Freelancing is a thrilling yet terrifying line of work. Getting started as a freelancer is the most difficult and challenging step. Especially if you’re coming from the stability and predictability of full-time work, freelancing can seem vague, threatening and terrifying. When you’re just beginning, you’ll be on a constant hunt for freelance writing jobs. Let’s consider some popular ways to can find freelance writing jobs for beginners and get your career off the ground.
Use Freelance Writing Job Boards
When you’re first starting out working as a freelance writer, your number one source for jobs should be freelance job boards. There are a few well-respected sites that will help you both get a job and get a handle on what people are looking for.
You should also examine these posts carefully to understand why people hire writers and what they want from their perfect author. You can use this information to craft pitches in the future by appealing to commonalities among writing clients.
Popular freelance writing boards include our own freelance writing job board as well as other job boards:
Examine Gig Websites
Websites like Upwork can help you find the work. While these sites have often earned a fairly mixed reputation, plenty of folks earn a profitable living connecting with clients through these tools. Keep in mind that these companies often take a percentage of your earnings or charge a fee in compensation for connecting you with clients. You might find that you grow away from gig websites as your career progresses, but they’re an excellent way to get more comfortable with pitching and pick up a few jobs here and there.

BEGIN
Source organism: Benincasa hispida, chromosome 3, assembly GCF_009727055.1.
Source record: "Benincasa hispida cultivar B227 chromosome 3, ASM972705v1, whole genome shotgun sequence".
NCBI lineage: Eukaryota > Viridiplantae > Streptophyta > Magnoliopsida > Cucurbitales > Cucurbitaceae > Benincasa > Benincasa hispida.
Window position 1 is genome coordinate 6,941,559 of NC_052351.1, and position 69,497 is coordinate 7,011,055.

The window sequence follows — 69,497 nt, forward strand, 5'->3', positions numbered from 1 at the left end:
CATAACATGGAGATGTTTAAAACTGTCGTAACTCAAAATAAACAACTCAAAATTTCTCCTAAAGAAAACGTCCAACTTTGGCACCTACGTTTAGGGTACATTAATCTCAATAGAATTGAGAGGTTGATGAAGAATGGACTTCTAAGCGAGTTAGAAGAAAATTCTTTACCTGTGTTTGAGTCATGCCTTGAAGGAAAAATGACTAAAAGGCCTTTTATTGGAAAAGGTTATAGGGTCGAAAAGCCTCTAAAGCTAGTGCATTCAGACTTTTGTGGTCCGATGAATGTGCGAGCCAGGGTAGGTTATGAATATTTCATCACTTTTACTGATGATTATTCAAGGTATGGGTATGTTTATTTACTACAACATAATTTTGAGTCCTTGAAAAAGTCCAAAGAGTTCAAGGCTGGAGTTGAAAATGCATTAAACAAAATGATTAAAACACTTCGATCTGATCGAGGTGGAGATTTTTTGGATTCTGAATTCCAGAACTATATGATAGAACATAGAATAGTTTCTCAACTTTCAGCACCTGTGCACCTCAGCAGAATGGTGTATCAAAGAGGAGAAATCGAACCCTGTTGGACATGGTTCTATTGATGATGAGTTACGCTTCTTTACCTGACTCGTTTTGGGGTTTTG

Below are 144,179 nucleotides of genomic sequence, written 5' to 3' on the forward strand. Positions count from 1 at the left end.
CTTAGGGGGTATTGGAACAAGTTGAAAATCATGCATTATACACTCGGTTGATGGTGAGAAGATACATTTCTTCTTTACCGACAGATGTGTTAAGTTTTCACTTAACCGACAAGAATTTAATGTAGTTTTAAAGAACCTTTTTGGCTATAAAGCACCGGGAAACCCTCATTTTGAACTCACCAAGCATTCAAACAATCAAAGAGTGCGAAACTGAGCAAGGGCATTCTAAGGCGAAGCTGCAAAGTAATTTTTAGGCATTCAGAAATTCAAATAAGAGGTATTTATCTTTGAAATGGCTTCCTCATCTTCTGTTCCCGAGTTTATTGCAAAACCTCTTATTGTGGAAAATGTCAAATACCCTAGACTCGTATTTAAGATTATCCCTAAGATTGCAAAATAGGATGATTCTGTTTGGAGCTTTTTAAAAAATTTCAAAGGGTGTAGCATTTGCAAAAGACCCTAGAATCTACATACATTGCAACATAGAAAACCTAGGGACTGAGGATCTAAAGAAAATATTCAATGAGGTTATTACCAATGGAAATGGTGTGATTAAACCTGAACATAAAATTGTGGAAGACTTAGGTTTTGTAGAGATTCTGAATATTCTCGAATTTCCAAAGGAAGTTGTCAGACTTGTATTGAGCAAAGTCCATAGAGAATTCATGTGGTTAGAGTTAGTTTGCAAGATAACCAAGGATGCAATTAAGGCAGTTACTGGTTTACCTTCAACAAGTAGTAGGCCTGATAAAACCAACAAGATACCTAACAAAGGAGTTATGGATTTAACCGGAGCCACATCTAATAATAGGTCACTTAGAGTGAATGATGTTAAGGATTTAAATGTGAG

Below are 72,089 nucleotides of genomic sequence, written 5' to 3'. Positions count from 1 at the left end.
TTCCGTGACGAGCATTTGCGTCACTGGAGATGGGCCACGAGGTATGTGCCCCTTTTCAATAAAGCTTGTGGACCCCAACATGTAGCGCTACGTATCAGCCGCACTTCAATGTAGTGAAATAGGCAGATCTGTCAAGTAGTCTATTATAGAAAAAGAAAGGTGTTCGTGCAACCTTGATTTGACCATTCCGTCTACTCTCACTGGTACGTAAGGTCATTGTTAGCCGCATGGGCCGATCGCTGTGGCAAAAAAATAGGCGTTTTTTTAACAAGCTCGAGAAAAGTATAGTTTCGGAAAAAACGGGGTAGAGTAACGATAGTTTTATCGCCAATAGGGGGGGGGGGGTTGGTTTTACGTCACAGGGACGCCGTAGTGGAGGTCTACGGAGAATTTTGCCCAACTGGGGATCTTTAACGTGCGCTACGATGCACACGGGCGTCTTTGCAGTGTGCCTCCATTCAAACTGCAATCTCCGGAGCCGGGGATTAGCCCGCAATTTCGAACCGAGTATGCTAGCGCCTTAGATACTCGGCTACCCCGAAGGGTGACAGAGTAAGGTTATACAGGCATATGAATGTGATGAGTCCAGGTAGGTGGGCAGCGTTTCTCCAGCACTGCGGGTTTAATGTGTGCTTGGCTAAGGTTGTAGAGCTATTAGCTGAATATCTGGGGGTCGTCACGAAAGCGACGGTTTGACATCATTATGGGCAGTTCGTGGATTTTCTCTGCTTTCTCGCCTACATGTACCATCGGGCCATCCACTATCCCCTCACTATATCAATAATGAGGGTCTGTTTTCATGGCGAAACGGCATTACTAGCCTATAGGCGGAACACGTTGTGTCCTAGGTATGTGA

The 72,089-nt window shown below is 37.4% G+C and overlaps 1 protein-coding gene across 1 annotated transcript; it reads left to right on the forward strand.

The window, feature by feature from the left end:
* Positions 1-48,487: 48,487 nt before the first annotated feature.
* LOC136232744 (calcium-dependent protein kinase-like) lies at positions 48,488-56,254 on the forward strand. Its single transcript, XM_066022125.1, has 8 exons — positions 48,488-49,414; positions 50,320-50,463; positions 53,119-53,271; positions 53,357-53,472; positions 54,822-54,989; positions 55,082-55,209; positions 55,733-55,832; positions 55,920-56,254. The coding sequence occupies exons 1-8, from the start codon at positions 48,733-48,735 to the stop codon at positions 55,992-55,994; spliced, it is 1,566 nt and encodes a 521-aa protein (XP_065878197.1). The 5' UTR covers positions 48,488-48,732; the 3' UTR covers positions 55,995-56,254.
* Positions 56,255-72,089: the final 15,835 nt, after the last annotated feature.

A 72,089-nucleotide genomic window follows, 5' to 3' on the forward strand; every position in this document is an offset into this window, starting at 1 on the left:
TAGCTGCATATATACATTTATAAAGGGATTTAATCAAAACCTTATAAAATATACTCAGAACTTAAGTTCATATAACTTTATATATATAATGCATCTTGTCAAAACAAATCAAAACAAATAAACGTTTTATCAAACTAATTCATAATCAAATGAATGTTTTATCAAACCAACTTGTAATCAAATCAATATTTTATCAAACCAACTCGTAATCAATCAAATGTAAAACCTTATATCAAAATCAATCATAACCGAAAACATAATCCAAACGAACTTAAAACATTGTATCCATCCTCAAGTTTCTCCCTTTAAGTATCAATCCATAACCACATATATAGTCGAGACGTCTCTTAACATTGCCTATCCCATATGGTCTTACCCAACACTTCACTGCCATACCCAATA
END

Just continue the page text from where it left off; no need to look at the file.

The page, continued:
You might also look at specialized job boards dedicated to flexible work. One such is FlexJobs, which is a great resource for temporary and telecommuting work. While there is a fee for an ongoing membership, many high-quality, flexible positions are only posted here.
Pitch to Clients
Whether cold, warm, or hot, pitching is a crucial activity for successful freelance writers. It’s also the most intimidating way to try and find jobs. You won’t have much success at first, and many writers find the whole process distastefully commercial. But the most successful writers work hard to improve their pitching skills.
Pitching is all about selling yourself successfully. You have to imagine what your client needs, then explain how you can fill those needs. It’s important to have a website with a decent blog, some clips, and a one-sentence summary of what you do and why you’re good at it.
When first starting out, you’ll probably want to get some clips under your belt before you start pitching. First, few folks will hire you without some proof that you can write. Secondly, it’s hard to know what clients need until you’ve worked for one or two. If you don’t have any clips at first, instead write a short sample of the type of work you’re pitching. This way, your client can trust that you’re not a con artist or hack.